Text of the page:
Be warned: obtaining a Carfax report is not the end of your investigation into the purchase of a used car, but the beginning.

I would like to take a second to highlight a case recently decided by the Indiana Court of Appeals. It is important not because it made new law but simply because it is a good reminder of what the law is.

The case is captioned Brad Lawson v. Rodney Hale d/b/a R.H. Equipment. It was decided on February 26, 2009. Brad Lawson bought a used tractor from R.H. Equipment. At the time of purchase, Mr. Lawson inquired whether there were any problems with the tractor. Hale did not disclose any problems, despite the fact that he knew the engine had a cracked block that had been ineffectively repaired.

The case was tried to the Court without a jury and the judge found for the defendant. The Court of Appeals reversed and directed the trial court to enter judgment for the Plaintiff on the fraud claim, citing it as a “textbook case” of fraud. The lesson we are reminded of is summarized in two important sentences from the opinion: “[F]raud is not limited only to affirmative representations; the failure to disclose all material facts can also constitute actionable fraud. When a buyer makes inquiries about the condition, qualities or characteristics of property ‘it becomes incumbent upon the seller to fully declare any and all problems associated with the subject of the inquiry.

This is great, very broad language for Indiana consumers. It will be very rare indeed that a consumer will purchase a vehicle without making at least some inquiry as to the condition, qualities or characteristics of the car. Once this inquiry is made, the dealership has an affirmative obligation to disclose all material facts about the car.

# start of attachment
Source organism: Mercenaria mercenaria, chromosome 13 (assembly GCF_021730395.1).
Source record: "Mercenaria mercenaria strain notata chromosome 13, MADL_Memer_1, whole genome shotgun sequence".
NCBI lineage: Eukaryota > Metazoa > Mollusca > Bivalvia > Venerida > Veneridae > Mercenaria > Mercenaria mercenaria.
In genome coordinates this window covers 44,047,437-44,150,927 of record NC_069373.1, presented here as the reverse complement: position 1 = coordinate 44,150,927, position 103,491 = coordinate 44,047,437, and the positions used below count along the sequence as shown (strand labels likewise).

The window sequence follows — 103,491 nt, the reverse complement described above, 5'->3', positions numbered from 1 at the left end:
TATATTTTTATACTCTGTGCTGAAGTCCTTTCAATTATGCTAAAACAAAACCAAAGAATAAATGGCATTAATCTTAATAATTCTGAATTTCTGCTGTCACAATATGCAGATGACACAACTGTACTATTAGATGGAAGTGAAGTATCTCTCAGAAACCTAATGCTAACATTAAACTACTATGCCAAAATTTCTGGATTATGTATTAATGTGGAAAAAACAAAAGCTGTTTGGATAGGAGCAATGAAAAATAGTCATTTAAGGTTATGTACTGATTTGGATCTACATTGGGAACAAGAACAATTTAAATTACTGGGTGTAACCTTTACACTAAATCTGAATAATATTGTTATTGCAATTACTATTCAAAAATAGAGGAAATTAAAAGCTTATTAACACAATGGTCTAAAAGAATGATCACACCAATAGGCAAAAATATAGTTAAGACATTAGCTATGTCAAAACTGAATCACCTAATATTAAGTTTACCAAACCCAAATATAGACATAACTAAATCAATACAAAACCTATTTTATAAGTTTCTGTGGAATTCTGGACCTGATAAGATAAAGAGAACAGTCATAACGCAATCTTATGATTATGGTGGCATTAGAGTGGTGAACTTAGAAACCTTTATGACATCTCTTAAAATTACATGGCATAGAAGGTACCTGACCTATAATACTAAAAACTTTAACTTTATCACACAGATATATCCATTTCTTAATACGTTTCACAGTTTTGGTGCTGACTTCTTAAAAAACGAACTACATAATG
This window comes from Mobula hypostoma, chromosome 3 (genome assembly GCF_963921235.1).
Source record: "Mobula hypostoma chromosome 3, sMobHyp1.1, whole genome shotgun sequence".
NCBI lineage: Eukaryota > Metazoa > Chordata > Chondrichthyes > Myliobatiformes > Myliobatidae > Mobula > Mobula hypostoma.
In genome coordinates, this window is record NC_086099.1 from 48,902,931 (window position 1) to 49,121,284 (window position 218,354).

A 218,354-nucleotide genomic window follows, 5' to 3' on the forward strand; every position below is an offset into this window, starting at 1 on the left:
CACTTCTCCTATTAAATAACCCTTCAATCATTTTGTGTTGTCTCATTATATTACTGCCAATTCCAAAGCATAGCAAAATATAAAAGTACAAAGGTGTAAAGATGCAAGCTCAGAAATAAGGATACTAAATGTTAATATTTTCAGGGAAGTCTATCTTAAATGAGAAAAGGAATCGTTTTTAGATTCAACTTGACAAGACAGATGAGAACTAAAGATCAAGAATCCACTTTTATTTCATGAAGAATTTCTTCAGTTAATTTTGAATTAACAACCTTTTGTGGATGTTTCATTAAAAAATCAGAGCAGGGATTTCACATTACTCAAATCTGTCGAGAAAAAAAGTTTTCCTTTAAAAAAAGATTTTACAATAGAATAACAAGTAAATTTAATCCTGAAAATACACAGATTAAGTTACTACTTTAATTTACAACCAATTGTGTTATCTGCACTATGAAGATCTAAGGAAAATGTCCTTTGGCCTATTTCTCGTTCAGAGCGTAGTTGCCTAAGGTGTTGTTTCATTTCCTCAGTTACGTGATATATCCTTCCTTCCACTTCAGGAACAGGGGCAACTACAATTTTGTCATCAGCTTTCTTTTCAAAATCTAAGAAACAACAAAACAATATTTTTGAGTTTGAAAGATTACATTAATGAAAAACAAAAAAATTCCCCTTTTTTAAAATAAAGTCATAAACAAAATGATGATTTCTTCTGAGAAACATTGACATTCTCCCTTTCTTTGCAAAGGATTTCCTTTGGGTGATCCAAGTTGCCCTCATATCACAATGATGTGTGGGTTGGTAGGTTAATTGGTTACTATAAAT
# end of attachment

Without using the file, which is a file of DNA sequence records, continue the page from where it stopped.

Within the last week, the Associated Press reported that a lady who won a car on the game show “The Price is Right” had filed a lawsuit against the game show, CBS Broadcasting and the dealer who sold her the car. Back in 2004, she won a new 2004 Pontiac GTO Coupe while appearing on the show. She had the car for approximately a year when she took it in for service and learned that it had been wrecked and repaired before it was delivered to her as a “new” car.

This lawsuit has garnered publicity simply because of the connection with “The Price is Right.” Before I became a consumer lawyer, I would have read this article and thought what a freaky set of circumstances this was. A car dealer took a car that they knew had been wrecked, repaired it and passed it off to this contest winner, ripping her off for potentially thousands of dollars. Then the contest winner somehow finds out about it and sues. Wow. Sadly, these are not freaky circumstances. It happens every day all over the United States, and as I say that I don’t believe I’m exaggerating.